Immerse yourself in old adages, and you will find a cluster of quotes about ignorance.
Some say ignorance is bliss; others warn of its danger. George Orwell, in his purposefully paradoxical prose, wrote that 'ignorance is strength'.
Rarely, however, do you hear the view that ignorance is beneficial, yet in a roundabout way it could be the case for the Tall Blacks this week.
In a bizarre storyline, the Tall Blacks' haka came under fire from popular podcast host Joe Rogan, who called the haka 'stupid' in one of his recent interviews with actor Hannibal Buress.
"This is ridiculous, they're playing basketball. You're playing NBA superstars you f**king dummies... It seems stupid," said Rogan, watching a clip of the Tall Blacks' 2014 Basketball World Cup game against the United States.
"It's a performance art. The other players clapped. They're like 'good job children!'"
Rogan's comments - arguably set alight by the lighter of New Zealand's small nation syndrome - caused a backlash, with Rogan apologising for his cultural insensitivity. And then, within a day, the story dissolved in the heat of the news cycle.
However, Rogan's odd Tall Blacks tangent opened up a back door for a different conversation to cut into - namely, the curiosities, importance, and meaning of the Tall Blacks haka.
For many, the Tall Blacks haka holds a degree of mystery. The haka is not particularly well known, even to New Zealand audiences. The current haka - Tu Kaha O Pango Te Kahikatea - was only created in 2015, and due to the Tall Blacks' prior lack of home games, has largely been performed overseas in time zones unfavourable to New Zealand audiences.
So, when Rogan opines on the haka, it provides a rare opportunity to benefit from the ignorance of others, and launch a discussion about what the haka signifies, and the importance of it amongst the players, coaches and families embedded within the Tall Blacks culture.
Step in, Paora Winitana.
The former Tall Black - and co-creator of the haka - has recently been appointed as Cultural Advisor with the Tall Blacks, and wants to take these opportunities to educate and inform anyone willing to listen about the meaning and importance behind the haka.
"It's not new for us to get responses like this from different countries, players and people," Wintana explained to the Herald.
"When you get these different responses, our haka tells us how to respond to them, with our values and our standards and what's most important to us as a culture.
"The haka is a sacred part of Māori culture, it's not just something you do before a sporting event, it's done for many reasons and for many special occasions. It's got a meaning which places more priority on things that are a lot more meaningful than sport.
"Many people don't understand that, which gives us an opportunity to teach and show and share and educate."
Winitana expounds that the haka draws inspiration from Māori culture, specifically the story of Tāne, and how he overcame adversity and challenges to gain the three baskets of knowledge.
"Our haka talks about that story and how the Tall Blacks go on a journey, every year as the small nation that we are, and we overcome great odds and great challenges. We talk about how in order for us to compete, or to overcome these things, we have to rely on our current strength but also the strength of our culture, our tradition and how that propels us forward and gives us strength to overcome these great odds.
"It's truly an honour [to perform the haka], it's something which is truly sacred to us, and that's something which a lot of people don't understand."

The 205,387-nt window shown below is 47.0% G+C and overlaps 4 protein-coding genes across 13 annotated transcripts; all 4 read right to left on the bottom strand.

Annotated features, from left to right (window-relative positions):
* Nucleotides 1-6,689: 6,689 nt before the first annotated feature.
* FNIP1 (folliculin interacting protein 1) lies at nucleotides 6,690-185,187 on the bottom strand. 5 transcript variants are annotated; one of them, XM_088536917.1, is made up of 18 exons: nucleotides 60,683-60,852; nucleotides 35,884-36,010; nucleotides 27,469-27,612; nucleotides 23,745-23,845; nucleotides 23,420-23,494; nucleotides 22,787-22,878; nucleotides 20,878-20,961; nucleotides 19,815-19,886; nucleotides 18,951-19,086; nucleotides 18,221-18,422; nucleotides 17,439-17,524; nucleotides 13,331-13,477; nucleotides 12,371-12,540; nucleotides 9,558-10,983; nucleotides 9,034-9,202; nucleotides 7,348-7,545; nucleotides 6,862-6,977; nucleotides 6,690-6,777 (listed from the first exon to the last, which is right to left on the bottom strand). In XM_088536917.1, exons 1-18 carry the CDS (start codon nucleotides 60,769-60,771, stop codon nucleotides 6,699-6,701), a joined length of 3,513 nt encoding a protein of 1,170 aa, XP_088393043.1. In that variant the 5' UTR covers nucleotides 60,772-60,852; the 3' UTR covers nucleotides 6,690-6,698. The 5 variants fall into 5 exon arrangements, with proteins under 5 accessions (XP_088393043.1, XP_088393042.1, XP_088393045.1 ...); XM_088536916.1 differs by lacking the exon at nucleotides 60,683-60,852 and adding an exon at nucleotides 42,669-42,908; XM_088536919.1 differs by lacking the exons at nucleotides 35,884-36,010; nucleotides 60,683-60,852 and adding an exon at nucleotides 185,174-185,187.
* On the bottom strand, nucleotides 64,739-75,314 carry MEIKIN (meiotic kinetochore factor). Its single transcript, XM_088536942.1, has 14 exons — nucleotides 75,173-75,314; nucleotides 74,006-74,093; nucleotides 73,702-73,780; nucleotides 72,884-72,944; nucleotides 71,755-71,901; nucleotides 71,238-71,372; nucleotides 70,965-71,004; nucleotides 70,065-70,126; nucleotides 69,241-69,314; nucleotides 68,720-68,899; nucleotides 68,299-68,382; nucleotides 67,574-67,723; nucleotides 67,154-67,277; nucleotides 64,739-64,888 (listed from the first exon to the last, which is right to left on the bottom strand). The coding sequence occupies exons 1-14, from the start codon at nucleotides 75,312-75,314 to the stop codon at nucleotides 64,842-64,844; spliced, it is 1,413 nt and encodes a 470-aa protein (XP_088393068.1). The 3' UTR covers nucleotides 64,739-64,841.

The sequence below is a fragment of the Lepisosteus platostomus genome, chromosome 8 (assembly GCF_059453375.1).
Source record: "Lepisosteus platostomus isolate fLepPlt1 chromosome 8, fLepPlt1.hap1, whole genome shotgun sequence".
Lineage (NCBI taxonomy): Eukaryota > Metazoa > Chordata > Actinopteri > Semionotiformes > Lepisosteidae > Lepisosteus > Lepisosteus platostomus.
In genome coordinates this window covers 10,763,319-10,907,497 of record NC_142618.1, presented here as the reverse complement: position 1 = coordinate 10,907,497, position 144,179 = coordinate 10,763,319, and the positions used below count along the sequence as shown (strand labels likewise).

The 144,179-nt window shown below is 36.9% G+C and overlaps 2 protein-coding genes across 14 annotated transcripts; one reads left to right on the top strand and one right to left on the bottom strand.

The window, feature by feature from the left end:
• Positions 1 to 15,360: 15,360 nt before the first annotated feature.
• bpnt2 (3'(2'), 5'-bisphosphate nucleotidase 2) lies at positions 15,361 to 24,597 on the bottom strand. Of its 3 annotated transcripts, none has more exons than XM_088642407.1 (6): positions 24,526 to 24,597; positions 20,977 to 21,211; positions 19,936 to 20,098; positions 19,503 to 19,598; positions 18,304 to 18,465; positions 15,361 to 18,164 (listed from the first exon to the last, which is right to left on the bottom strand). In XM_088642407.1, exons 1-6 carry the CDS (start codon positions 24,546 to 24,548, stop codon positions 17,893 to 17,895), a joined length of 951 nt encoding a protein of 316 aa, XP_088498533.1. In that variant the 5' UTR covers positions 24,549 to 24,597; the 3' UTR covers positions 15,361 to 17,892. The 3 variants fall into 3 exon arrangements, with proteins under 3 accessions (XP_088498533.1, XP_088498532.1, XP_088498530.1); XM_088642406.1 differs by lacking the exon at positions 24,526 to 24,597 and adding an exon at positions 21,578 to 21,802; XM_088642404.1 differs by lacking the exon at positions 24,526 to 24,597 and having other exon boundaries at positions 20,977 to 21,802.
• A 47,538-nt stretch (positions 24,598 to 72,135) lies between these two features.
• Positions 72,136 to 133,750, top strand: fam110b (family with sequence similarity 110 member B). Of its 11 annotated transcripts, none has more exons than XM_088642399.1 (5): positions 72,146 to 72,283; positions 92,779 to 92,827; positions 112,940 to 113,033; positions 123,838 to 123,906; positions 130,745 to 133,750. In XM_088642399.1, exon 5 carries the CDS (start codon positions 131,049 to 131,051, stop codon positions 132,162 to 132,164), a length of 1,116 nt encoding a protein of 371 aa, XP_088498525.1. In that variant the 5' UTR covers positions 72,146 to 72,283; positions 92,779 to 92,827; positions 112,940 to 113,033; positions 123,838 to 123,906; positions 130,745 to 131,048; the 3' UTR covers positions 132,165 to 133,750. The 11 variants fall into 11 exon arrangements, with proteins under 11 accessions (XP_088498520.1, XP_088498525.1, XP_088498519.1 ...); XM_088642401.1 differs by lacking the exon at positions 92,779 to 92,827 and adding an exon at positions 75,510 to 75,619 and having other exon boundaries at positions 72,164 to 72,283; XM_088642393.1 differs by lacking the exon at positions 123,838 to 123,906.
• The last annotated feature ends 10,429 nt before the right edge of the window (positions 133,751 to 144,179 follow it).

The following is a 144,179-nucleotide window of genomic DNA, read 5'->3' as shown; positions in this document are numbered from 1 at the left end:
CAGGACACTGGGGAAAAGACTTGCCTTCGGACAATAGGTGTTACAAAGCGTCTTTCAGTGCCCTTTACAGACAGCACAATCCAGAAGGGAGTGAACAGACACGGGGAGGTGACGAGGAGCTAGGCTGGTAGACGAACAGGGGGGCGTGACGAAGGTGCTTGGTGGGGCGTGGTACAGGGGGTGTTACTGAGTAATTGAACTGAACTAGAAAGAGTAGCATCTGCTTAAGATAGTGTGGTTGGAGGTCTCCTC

That underlying theme - the challenge of overcoming great odds - is a symbolism that runs not only through the haka, but also throughout the history of the Tall Blacks. So often faced with the task of beating larger, better-funded nations, the Tall Blacks draw upon the symbol of the Kahikatea tree - not the tallest tree in the world, but the tallest in New Zealand - and one 'you'll never see standing alone'.
"For us [the haka is] about laying down a challenge to our opposition and letting them know we're in for a battle," Tall Blacks coach Paul Henare said before the recent Asia Cup.
"It's about not only preparing ourselves for that battle, but paying homage and paying respect to the opposition that we are about to play against."
Winitana doesn't expect overseas audiences to immediately understand that, and recalls opposition rejecting the haka during his playing career.
"In the World Championships in 2002, we did it to Russia, and as we were doing it, they were walking away. We literally had to do a 360 and follow them back to their bench because they didn't want to face it."
However, he pinpoints the USA as an example of how mutual respect can be gained from performing the haka.
"We did it to [the USA] back in 2004 before the Athens Olympics. They knew Sean Marks, and they asked Sean Marks if we could do it to them. We did it, and just like against the American team [in 2014] they applauded, and there was respect shown, from both sides."
It's possible that there will be further unfamiliarity with the haka in the next few years, with the Tall Blacks set to play in an array of Asian environments - few of which will have seen, or heard of the haka before.
"It's going to be their first experience, their first encounter with a New Zealand team and with the haka," says Winitana.
"Will there be more responses like this? Possibly. But that's just more opportunities to say 'This is what we're about; this is why we do it.' If they take time to listen and learn, they'll respect it just like we respect all other cultures.
"We can share our culture with these people, we can help, to possibly avoid situations like this going forward, but there's a lot of work to be done."